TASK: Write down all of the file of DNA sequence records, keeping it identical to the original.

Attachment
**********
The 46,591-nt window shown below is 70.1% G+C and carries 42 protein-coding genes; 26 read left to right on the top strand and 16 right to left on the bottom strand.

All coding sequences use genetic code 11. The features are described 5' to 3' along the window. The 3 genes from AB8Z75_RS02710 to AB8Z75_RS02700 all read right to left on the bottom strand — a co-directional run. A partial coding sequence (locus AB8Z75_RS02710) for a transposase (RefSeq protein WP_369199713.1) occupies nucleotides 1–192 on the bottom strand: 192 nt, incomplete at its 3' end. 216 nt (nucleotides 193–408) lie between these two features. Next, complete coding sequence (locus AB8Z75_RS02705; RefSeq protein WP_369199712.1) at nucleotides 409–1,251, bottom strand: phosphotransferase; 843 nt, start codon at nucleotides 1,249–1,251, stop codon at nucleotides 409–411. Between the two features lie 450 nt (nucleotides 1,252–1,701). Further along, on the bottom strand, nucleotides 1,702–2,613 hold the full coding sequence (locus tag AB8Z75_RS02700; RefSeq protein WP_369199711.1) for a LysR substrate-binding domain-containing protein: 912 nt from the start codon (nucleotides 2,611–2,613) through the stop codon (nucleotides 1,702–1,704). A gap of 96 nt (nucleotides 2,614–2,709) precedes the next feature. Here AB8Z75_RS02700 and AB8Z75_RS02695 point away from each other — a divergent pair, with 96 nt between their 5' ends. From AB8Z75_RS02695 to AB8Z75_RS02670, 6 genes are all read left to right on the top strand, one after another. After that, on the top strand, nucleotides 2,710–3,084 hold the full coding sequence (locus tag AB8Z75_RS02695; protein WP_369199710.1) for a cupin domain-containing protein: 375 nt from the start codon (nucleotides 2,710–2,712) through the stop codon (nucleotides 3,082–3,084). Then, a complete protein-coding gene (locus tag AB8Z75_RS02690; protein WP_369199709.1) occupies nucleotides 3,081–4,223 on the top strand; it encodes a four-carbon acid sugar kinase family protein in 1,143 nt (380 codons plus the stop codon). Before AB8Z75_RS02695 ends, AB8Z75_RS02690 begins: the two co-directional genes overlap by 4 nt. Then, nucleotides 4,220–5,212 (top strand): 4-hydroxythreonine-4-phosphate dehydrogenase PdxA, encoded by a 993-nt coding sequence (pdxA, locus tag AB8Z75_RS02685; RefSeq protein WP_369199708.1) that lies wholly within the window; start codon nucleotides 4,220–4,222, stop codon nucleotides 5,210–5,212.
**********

The 46,591-nt window shown below is 70.1% G+C and carries 42 protein-coding genes; 26 read left to right on the top strand and 16 right to left on the bottom strand.

All coding sequences use genetic code 11. The features are described 5' to 3' along the window. The 3 genes from AB8Z75_RS02710 to AB8Z75_RS02700 all read right to left on the bottom strand — a co-directional run. A partial coding sequence (locus AB8Z75_RS02710) for a transposase (RefSeq protein WP_369199713.1) occupies nucleotides 1–192 on the bottom strand: 192 nt, incomplete at its 3' end. 216 nt (nucleotides 193–408) lie between these two features. Next, complete coding sequence (locus AB8Z75_RS02705; RefSeq protein WP_369199712.1) at nucleotides 409–1,251, bottom strand: phosphotransferase; 843 nt, start codon at nucleotides 1,249–1,251, stop codon at nucleotides 409–411. Between the two features lie 450 nt (nucleotides 1,252–1,701). Further along, on the bottom strand, nucleotides 1,702–2,613 hold the full coding sequence (locus tag AB8Z75_RS02700; RefSeq protein WP_369199711.1) for a LysR substrate-binding domain-containing protein: 912 nt from the start codon (nucleotides 2,611–2,613) through the stop codon (nucleotides 1,702–1,704). A gap of 96 nt (nucleotides 2,614–2,709) precedes the next feature. Here AB8Z75_RS02700 and AB8Z75_RS02695 point away from each other — a divergent pair, with 96 nt between their 5' ends. From AB8Z75_RS02695 to AB8Z75_RS02670, 6 genes are all read left to right on the top strand, one after another. After that, on the top strand, nucleotides 2,710–3,084 hold the full coding sequence (locus tag AB8Z75_RS02695; protein WP_369199710.1) for a cupin domain-containing protein: 375 nt from the start codon (nucleotides 2,710–2,712) through the stop codon (nucleotides 3,082–3,084). Then, a complete protein-coding gene (locus tag AB8Z75_RS02690; protein WP_369199709.1) occupies nucleotides 3,081–4,223 on the top strand; it encodes a four-carbon acid sugar kinase family protein in 1,143 nt (380 codons plus the stop codon). Before AB8Z75_RS02695 ends, AB8Z75_RS02690 begins: the two co-directional genes overlap by 4 nt. Then, nucleotides 4,220–5,212 (top strand): 4-hydroxythreonine-4-phosphate dehydrogenase PdxA, encoded by a 993-nt coding sequence (pdxA, locus tag AB8Z75_RS02685; RefSeq protein WP_369199708.1) that lies wholly within the window; start codon nucleotides 4,220–4,222, stop codon nucleotides 5,210–5,212.